Girls’ Education South Sudan (GESS) is an inclusive programme that will transform the lives of a generation of children in South Sudan – especially girls and those in the margins of society– through education.

In 2018 there were 156,085 girls enrolled in Primary 1 (P1) but only 5,272 in Secondary 4 (S4). GESS is on a mission to change that. Here's how:



Behaviour Change Communication
Behaviour Change Communication

Creating an enabling social-cultural environment for supporting girls’ education through social and behaviour change communication through radio and community outreach.

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Cash Transfers
Cash Transfers

Direct payments made to girls regularly attending school to help them buy things they need, and contribute to poverty reduction in the family and the community.

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Capitation Grants
Capitation Grants

Providing reliable funding to schools to remove registration fees for students and parents, reduce the cost of education and encourage families to send their children to school.

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Quality Education
Quality Education

Offering practical support to schools, teachers and education managers to improve the quality of education, decrease drop-out and repetition rates.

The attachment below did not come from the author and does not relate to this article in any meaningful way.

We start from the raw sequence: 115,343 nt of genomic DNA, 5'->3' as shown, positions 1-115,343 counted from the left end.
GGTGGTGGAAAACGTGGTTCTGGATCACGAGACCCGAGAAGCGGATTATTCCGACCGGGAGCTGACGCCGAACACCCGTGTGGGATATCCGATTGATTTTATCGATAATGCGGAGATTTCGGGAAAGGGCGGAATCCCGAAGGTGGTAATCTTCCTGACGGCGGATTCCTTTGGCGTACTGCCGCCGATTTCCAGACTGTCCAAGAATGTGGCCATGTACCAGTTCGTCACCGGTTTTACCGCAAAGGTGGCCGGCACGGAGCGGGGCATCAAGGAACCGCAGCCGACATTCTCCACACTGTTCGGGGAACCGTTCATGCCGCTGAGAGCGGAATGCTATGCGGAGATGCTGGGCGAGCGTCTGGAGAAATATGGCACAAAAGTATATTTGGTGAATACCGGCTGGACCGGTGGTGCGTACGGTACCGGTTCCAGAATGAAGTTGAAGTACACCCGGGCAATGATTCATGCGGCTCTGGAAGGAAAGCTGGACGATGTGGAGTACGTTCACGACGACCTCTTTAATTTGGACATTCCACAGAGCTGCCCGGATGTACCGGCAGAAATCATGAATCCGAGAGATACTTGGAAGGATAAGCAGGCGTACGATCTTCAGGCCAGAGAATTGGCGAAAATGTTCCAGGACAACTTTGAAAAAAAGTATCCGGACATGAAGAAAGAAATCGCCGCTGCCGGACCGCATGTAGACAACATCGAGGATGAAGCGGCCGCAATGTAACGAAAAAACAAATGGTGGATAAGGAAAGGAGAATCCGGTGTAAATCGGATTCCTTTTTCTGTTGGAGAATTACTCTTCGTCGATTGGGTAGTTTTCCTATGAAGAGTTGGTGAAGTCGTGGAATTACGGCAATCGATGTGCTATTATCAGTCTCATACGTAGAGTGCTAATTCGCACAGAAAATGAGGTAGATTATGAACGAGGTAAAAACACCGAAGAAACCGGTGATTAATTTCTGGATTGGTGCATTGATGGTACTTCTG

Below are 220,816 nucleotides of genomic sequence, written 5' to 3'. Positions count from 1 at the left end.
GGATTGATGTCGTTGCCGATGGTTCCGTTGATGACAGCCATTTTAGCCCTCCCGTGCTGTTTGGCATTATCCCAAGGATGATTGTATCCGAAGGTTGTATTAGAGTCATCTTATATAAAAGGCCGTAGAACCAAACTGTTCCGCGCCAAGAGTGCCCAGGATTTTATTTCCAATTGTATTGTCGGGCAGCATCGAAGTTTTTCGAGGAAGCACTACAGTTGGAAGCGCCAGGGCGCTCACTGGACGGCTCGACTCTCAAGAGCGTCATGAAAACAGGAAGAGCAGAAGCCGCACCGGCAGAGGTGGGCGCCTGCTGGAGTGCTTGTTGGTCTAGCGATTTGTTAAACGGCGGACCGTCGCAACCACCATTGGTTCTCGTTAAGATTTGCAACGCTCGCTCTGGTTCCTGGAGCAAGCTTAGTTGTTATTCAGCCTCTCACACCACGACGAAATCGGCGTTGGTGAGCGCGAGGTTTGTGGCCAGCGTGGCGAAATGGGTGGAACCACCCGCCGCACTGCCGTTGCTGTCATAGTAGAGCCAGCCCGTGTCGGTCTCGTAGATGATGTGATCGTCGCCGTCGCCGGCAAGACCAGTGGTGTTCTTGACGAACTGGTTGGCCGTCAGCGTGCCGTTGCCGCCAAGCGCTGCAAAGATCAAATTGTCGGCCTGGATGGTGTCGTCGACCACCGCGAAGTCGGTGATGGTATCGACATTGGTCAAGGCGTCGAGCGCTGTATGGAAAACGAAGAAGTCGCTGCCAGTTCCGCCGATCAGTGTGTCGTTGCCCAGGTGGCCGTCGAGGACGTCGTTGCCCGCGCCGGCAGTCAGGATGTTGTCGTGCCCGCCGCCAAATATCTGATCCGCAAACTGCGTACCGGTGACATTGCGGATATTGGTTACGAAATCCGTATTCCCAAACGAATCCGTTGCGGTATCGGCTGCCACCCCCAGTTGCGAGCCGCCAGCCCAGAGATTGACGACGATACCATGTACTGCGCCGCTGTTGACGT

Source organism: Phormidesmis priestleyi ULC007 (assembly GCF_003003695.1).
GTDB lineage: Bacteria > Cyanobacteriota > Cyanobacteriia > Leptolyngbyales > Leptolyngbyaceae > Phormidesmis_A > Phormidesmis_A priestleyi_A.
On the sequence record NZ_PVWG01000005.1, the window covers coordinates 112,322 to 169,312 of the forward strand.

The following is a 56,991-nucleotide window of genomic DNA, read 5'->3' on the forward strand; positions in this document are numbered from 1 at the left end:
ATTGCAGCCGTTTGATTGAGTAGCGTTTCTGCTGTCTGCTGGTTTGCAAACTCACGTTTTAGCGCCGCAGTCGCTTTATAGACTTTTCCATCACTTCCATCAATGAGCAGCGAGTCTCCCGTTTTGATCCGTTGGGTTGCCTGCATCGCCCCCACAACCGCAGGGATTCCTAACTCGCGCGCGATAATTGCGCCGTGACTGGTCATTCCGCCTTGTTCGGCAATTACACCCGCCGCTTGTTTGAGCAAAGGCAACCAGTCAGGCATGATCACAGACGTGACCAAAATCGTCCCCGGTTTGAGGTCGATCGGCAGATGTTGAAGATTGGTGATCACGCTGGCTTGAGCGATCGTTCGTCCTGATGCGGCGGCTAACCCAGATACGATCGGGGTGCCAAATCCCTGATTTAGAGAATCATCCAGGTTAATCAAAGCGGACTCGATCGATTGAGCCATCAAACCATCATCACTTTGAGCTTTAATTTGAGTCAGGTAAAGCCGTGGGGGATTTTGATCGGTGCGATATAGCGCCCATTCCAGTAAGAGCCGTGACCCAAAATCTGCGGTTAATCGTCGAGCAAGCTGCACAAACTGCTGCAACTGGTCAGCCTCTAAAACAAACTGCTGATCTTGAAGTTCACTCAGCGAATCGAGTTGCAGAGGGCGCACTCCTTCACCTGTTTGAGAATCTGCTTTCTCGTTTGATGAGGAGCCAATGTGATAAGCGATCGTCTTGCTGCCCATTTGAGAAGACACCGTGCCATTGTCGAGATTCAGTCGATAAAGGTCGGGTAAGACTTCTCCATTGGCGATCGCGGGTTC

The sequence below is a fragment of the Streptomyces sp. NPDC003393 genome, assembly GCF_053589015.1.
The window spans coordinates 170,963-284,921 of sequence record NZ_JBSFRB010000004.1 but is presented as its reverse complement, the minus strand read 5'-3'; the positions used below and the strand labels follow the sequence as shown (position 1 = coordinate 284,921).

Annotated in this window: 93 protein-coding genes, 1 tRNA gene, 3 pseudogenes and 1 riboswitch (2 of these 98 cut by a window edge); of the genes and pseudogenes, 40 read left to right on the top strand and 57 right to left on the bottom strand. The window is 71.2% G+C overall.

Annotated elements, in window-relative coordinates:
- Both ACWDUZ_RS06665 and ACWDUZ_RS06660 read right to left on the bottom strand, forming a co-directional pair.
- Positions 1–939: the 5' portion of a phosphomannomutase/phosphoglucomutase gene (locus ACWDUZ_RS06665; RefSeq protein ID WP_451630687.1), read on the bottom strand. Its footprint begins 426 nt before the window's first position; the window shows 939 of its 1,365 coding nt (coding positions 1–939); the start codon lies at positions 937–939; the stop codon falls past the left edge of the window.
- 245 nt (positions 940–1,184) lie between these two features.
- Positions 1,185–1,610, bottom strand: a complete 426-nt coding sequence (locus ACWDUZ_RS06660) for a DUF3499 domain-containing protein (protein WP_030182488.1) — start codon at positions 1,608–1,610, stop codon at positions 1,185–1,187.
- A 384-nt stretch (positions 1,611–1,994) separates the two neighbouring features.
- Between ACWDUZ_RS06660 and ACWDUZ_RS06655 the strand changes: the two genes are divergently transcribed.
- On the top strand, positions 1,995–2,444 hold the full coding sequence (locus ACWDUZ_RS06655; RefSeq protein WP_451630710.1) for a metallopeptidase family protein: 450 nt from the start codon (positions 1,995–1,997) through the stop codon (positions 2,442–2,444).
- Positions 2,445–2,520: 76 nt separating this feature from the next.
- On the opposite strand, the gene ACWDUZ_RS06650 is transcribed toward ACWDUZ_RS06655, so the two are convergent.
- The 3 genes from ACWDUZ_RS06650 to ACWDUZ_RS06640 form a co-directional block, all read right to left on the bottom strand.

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Knowledge, Evidence, Research & Learning
Knowledge, Evidence, Research & Learning

Studying and understand more about the issues that prevent girls from going to school, staying in school and learning while at school.

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Stories of Change

National Girls’ Education Day sheds light: More needs to be done for South Sudanese girls

Today is National Girls’ Education Day in South Sudan. This year’s theme - ‘Creating a safe and conducive learning environment for girls during COVID-19 and beyond’ – is a response to the alarming number of reported cases of early and unintended pregnancy and early marriage during the COVID-19-related school closures.…

School Management Committee Mobilises Funds for School Improvement

In South Sudan, teachers receive a very low monthly salary. A teacher in pay grade 14 receives a monthly salary of about 1,150 South Sudanese Pounds (SSP). This is less than 9 USD. As a result, many trained teachers have been leaving the teaching profession for better-paying jobs, forcing schools…

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